They Made It Happen! exhibition in the Heritage Gallery on the first floor of The Core Library, Solihull until 15th September 2018 celebrates the self-build housing associations which were set up by people so desperate for a home of their own to rent that they built their own, and then rented it from the housing association. At the time, they had no expectation of being able to buy the houses although, when regulations were relaxed a few years later, most were subsequently able to buy.
Two men with a local connection lost their lives on active service on 15th July 1918. Lieutenant Ronald John Gilman, Warwickshire Yeomanry, was 20 years old and he died of injuries received after enemy torpedoes hit his troop ship en route to France. On the same day, Old Contemptible, Private John Redmond, 2nd Battalion, South Lancashire Regiment, died in a German Prisoner of War camp.
Private Arthur Sydney Neale died on 15th June 1918 whilst serving with 6th Battalion, Dorsetshire Regiment. He was born in Shirley in 1898 and was the seventh of the ten children (eight sons, two daughters) of parents George Henry (a farm labourer) and Sarah (née Bishop) who had married in Solihull in 1884. Arthur was one of four brothers to serve in the Armed Forces. He is pictured above (centre) with two of his brothers.
Two men with a local connection died on 30th May 1918. Captain Adie Wale, 186th Brigade, Royal Field Artillery, died after the hospital in which he was being treated for wounds was bombed by the Germans on the night of 29th/30th May. Private Henry Walker, 8th Battalion, Gloucestershire Regiment died of wounds on the same day.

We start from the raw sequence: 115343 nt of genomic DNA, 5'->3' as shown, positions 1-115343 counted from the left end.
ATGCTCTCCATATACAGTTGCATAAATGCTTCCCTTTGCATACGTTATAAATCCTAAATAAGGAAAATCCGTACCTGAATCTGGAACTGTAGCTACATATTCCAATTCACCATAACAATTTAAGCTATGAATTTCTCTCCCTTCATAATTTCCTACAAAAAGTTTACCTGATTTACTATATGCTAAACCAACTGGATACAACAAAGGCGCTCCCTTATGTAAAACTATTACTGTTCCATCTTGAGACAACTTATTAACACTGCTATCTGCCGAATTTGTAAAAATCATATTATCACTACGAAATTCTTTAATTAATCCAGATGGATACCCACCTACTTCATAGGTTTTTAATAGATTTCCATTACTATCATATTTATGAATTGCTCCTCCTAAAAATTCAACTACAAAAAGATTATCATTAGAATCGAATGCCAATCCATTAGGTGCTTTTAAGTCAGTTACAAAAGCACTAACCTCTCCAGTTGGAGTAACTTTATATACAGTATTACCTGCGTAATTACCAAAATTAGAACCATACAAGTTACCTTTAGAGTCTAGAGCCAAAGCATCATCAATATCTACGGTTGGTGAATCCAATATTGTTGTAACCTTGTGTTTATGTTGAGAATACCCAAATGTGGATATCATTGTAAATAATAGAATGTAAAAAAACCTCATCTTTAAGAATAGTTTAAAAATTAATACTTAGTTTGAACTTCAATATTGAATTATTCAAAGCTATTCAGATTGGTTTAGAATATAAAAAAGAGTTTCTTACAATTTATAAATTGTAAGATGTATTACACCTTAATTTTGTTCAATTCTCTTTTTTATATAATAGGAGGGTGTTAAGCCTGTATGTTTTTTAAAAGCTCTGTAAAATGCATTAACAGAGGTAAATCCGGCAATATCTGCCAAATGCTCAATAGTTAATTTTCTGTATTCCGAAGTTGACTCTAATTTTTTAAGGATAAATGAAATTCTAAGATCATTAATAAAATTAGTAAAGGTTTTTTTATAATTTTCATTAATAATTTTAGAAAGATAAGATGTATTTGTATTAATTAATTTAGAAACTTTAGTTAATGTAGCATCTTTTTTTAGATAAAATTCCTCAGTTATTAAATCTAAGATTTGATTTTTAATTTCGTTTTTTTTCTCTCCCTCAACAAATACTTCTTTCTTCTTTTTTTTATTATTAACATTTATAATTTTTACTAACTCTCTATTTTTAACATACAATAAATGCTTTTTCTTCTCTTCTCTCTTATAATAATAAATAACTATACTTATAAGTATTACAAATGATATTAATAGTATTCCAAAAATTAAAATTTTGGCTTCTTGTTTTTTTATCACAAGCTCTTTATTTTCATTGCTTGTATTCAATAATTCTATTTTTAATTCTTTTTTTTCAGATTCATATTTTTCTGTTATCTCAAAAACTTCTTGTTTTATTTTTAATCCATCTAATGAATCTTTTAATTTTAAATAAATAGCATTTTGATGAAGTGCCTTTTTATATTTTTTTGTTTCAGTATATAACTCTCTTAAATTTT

Second Lieutenant Kenneth William Allan Duncan, aged 23, died on 8th May 1918 serving with the 10th Battalion The King’s (Liverpool Regiment), attached to the 6th Battalion Seaforth Highlanders. On the same day, Private Ernest Austin, 11th Battalion Durham Light Infantry, died of illness in a German Prisoner of War hospital.
Private Alfred Stevens MM, 99th Field Ambulance, Royal Army Medical Corps, died of his wounds at Keighley War Hospital on 30th April 1918, having been invalided to the UK. Born in Shirley in 1899, Alfred became a clerk with the Britannic Assurance company.
Two local men lost their lives on 16th April 1918 whilst on active service – Private Jim Birch, 5th Battalion, Tank Corps, and Lance Corporal Harry Moseley, 1st Battalion, Royal Warwickshire Regiment.
Rifleman Harry Fox, 7th Battalion King’s Royal Rifle Corps, died of wounds on 4th April 1918. Harry was the fifth of the eight known children of parents George Blanford Fox (coachman and, later, farm labourer) and Sarah Ann (née Hughes) who married in George’s home parish of Cheltenham, Gloucestershire in 1874. There was a ninth child, who had died by 1911, as had two of the other children – Fanny (born and died in 1874) and John (born and died 1877). The family moved to Solihull Lodge between 1875-1877 and lived there until at least 1911.
Private Arthur Noel Cox, 20th Hussars was killed in action on 1st April 1918. He was the youngest of 12 children of whom three had died by 1911. One of Arthur’s brothers – Edward John Cox, a regular soldier – had died in 1915 of illness, after being involved in the ‘Wayfarer incident’.